The Presidency Tuesday night declared that the N2.2 billion reported as the total cost of President Muhammadu Buhari’s recent trip to the U.S. was grossly exaggerated.
A statement by the Senior Special Assistant on Media and Publicity, Garba Shehu, said that the cost was most minimal in line with the Government’s policy to cut waste and extravagance.
According to him, it was not up to 10 percent of the speculated figure.
The statement reads: “Our attention has been drawn to an editorial published in the Nigerian Pilot of August 2, 2015 and an earlier report in which the total cost of President Muhammadu Buhari’s recent trip to the U.S. was estimated at N2.2 billion.
“It is very sad that in this age of free-flowing information and in this era of CHANGE, a media organisation would make itself available as a vehicle to peddle a lie of such low and ignominious quality.
“Contrary to the newspaper’s assertions, the total cost of the trip to the Nigerian taxpayer was at the most minimal, in line with the policy of this administration to cut waste and extravagance.
“In point of fact, the total amount expended on the trip by the office of the President amounted to nothing near ten per cent of the speculated figure.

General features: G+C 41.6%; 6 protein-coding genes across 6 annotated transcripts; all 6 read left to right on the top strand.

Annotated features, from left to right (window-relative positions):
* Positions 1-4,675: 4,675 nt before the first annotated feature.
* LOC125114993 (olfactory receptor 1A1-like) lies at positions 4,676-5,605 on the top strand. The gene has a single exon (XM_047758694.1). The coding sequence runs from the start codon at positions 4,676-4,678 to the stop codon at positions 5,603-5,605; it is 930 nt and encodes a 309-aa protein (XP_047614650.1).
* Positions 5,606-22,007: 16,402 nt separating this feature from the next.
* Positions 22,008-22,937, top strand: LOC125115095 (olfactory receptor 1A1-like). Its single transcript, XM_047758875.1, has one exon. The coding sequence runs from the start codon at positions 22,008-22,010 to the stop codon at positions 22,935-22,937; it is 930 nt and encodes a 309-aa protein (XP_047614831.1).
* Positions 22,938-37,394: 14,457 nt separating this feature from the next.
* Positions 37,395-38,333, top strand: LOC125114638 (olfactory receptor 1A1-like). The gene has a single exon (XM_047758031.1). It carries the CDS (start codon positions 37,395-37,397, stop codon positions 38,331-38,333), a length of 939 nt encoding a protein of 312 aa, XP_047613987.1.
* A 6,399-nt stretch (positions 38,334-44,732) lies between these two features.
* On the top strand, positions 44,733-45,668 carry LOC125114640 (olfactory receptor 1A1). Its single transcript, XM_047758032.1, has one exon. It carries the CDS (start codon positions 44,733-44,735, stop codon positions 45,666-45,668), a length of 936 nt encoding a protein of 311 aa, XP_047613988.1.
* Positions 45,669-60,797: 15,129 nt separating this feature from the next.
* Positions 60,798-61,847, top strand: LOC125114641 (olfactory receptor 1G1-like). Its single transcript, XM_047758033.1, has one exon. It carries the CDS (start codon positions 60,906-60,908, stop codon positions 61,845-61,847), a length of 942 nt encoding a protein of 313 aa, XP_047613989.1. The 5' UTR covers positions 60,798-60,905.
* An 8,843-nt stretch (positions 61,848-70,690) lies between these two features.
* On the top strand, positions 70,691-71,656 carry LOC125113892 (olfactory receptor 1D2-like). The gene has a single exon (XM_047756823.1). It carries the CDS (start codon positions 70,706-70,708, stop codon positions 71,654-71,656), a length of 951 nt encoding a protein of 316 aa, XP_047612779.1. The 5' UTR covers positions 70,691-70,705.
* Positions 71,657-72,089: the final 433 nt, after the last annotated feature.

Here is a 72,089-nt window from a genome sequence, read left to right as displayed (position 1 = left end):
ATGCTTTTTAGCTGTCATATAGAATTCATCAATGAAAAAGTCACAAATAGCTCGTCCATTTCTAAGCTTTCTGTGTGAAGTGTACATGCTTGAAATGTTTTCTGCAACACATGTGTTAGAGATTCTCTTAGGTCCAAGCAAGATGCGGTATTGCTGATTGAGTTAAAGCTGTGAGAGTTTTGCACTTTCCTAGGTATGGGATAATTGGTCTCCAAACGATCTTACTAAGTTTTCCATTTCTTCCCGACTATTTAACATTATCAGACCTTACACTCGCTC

Due to the free accommodation provided by the host government, he said that all the personal staff who accompanied the President on the trip received reduced allowances.
Continuing, he said: “His son, Yusuf, received neither allowances nor estacode. The five Governors on the trip each paid his own way. Permanent Secretaries who traveled on the delegation did so in accordance with extant rules and none of them exceeded their estacode entitlements.
“Apart from the Nigerian Pilot’s mischievous mathematics, it is shortsighted and misleading of the newspaper to have claimed that President Buhari’s trip to the U.S. achieved nothing.
“Nigerian-US relations had suffered severely over the past few years. That relationship has now been reset. The benefits of this symbiotic relationship will become more and more evident as the Buhari administration continues to tackle the challenges of corruption, security and the economy.
Listing some of the benefits of the trip, he said: “Some of the more immediate benefits of the President’s trip to the U.S include: the proposed $2.1 billion fund from the World Bank for the re-development of the northeast battered by Boko Haram; $5 billion from US investors in Nigeria’s agriculture sector; $1.5 billion investment in the Nigerian health sector; and another $5 billion investment from the U.S. in our country’s power sector.
“Also, as things stand at the moment, the embargo on the sale of weapons sales to Nigeria is in the process of being removed.
“The trip to the U.S by President Buhari was definitely very successful and beneficial to Nigeria.
“Only those rapidly determined to find faults unnecessarily will cook up falsehood in a futile effort to rake up murk where none exists,” he stated.